Cover image for 100th day worries
Title:
100th day worries
Author:
Cuyler, Margery.
Personal Author:
Edition:
First edition.
Publication Information:
New York : Simon & Schuster Books for Young Readers, 2000.
Physical Description:
1 volume (unpaged) : color illustrations ; 29 cm
Summary:
Jessica worries about collecting 100 objects to take to class for the 100th day of school.
Language:
English
Reading Level:
360 Lexile.
Program Information:
Accelerated Reader AR LG 3.0 0.5 35821.

Reading Counts RC K-2 2.1 2 Quiz: 21814 Guided reading level: L.
Added Author:
ISBN:
9780689829796
Format :
Book

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Summary

Summary

Jessica is a worrier.
She worries about everything, and that includes what to bring to class for 100th Day. Nothing she can think of seems right.
100 ice cubes?
Too melty.
100 marshmallows?
Too sticky.
100 toothpicks?
Too pointy.
Come count, add, and multiply with Jessica as she, with the help of her family, finds the perfect answer to her 100th Day worries.


Reviews 3

Booklist Review

Ages 5^-7. A little math and a lot of reassurance are tucked into a new idea for celebrating the hundredth day of school. Jessica's first-grade teacher asks each student to bring in a collection of 100 things to mark the the day. Jessica, who already worries about everything, from missing the bus to remembering her lunch money, adds this to her pile of anxieties. She stews about it during dinner. When morning finds Jessica still at a loss, her family springs into action: Dad brings ribbons, Jessica's sister barrettes; Mom finds screws, and Jessica's brother rocks, and so on, until Jessica has a bag of things to take to school. She comes up 10 short, but a note in her lunch from Mom with 10 kisses appended gives her just the right number. Energetic pen-and-ink squiggles and bright watercolors fill the pages with round-eyed figures and striped, dotted, and floral patterns as the groups of objects are described and counted. --GraceAnne A. DeCandido


Publisher's Weekly Review

For Jessica, a worrier by nature, there's a dark underside to her first grade's 100th Day celebration. In honor of the occasion, her teacher wants each student to round up a collection of 100 small things. The girl spends an entire week ruminating--"100 ice cubes? Too melty. 100 marshmallows? Too sticky. 100 toothpicks? Too pointy"--and the pressure builds as all the other kids' collections start rolling in. But Jessica is fortunate in her family: seeing her bereft and despondent on the morning of the 100th day, each member pitches in (10 buttons from her father, 10 barrettes from her sister, etc.), and her collection of their contributions (which includes 10 "Xs" from a comforting letter written by her mother) is hailed by her teacher as "100 bits of love!" This is a knowing and funny book that succeeds without patronizing its fretful heroine or sentimentalizing the supportive response of her family. Cuyler's (The Biggest Best Snowman) tight text keeps the story moving apace; Howard's (the Mr. Putter and Tabby series) crisp and colorful cartoon illustrations rendered with an energetic ink line add just the right touch of freneticism. Ages 5-8. (Jan.) (c) Copyright PWxyz, LLC. All rights reserved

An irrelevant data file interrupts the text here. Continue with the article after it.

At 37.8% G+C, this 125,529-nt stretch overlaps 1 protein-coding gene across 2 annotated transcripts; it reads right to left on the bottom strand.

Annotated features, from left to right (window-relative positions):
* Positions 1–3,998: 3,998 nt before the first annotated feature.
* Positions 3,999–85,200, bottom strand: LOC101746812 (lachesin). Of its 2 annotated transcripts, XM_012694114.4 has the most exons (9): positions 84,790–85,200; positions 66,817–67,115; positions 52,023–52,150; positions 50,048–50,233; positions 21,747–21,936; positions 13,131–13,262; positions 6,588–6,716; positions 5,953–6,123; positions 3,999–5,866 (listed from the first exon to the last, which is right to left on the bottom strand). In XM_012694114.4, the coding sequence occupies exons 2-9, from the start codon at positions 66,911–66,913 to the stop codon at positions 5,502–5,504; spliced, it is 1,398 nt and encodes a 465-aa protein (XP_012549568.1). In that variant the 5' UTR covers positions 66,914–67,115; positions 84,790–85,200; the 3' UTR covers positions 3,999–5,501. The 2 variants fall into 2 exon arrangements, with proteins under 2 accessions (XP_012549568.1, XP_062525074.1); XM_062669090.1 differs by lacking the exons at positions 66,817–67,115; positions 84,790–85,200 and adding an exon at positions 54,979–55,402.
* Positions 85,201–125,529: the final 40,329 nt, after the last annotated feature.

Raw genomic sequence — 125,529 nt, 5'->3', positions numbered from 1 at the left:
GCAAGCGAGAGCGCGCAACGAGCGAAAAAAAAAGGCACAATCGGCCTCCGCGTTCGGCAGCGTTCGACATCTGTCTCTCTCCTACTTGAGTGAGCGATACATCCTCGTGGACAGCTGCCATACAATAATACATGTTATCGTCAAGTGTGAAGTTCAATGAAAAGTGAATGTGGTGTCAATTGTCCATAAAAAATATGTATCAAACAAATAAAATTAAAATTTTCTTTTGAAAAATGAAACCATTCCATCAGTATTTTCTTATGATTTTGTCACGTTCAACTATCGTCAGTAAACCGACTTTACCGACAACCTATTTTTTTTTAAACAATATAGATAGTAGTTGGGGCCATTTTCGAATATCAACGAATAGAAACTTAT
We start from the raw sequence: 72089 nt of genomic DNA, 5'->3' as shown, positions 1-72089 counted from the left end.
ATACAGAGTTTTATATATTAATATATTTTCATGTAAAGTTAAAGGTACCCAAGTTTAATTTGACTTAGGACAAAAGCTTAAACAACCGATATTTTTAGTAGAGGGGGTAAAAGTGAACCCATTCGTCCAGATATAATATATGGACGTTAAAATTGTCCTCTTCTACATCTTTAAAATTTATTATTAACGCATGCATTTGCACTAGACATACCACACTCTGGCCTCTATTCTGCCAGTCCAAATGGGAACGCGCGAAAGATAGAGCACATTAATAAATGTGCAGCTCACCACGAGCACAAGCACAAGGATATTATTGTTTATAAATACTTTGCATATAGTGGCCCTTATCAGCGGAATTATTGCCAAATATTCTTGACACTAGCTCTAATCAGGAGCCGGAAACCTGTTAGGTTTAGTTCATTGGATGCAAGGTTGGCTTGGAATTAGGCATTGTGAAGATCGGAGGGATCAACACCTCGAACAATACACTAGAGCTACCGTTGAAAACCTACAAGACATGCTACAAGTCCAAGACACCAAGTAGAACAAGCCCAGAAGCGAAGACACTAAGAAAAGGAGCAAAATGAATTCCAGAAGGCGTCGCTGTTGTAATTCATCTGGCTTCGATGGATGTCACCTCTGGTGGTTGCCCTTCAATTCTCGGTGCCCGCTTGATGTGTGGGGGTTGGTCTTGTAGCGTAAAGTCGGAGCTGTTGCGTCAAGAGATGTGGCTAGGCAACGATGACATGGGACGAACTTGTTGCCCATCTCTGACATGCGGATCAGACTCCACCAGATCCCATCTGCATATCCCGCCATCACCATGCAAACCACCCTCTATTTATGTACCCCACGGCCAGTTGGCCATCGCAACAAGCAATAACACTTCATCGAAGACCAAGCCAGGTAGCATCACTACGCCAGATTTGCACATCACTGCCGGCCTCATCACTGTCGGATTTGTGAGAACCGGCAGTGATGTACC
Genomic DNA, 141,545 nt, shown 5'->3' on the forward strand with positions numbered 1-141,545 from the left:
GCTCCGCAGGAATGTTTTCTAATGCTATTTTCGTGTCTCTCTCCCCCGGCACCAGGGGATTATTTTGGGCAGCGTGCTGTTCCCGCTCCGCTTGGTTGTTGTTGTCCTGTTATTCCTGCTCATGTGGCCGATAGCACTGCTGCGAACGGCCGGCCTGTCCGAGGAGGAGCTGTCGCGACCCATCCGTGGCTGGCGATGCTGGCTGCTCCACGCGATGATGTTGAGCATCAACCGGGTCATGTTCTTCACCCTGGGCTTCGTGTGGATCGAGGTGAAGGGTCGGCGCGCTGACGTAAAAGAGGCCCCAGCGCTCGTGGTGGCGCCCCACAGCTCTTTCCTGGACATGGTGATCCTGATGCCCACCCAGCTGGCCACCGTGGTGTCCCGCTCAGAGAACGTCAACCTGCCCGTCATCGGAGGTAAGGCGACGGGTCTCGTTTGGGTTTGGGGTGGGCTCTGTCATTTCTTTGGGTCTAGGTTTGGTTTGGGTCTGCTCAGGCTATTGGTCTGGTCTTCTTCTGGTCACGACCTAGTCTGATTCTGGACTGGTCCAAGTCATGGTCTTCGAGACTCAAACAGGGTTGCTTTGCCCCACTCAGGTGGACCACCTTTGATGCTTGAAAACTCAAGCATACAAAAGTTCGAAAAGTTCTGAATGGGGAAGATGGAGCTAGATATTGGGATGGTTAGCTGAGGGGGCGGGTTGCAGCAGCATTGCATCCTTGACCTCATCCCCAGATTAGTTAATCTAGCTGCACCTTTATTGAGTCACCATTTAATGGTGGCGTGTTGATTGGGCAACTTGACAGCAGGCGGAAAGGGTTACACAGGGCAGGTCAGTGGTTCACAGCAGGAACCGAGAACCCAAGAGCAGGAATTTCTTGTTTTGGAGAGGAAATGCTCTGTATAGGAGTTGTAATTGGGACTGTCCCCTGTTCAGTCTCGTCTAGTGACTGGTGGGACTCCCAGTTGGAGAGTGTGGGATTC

School Library Journal Review

K-Gr 2-While the other first graders are busy assembling their collections of 100 things to celebrate the 100th day of school, Jessica is busy worrying. She doesn't have a hundred of anything. She comes up with a lot of ideas, but then rejects them all. "100 ice cubes? Too melty. 100 marshmallows? Too sticky. 100 toothpicks? Too pointy." On the morning of the big day, she begins to cry, and her parents and siblings race around the house, coming up with nine mini-collections that, put together, equal 90 nifty things. Jessica accepts their tokens, but worries about finding 10 more items before her classmates present their collections. A note from her mom in Jessica's lunchbox gives her a great idea-and provides the perfect way for the child to complete her assignment. Howard's cartoons feature warmly drawn characters with expressive facial expressions, and pastel color washes offsetting the white space. The artist accurately depicts Jessica's mini-collections, so readers can count each group of 10 objects-all the way to 100. Teachers and students will enjoy this sweet story as they prepare their own celebrations. A worthy companion to Joseph Slate's Miss Bindergarten Celebrates the 100th Day of Kindergarten (Dutton, 1998).-Lisa Gangemi Krapp, Rockville Centre Public Library, NY (c) Copyright 2010. Library Journals LLC, a wholly owned subsidiary of Media Source, Inc. No redistribution permitted.


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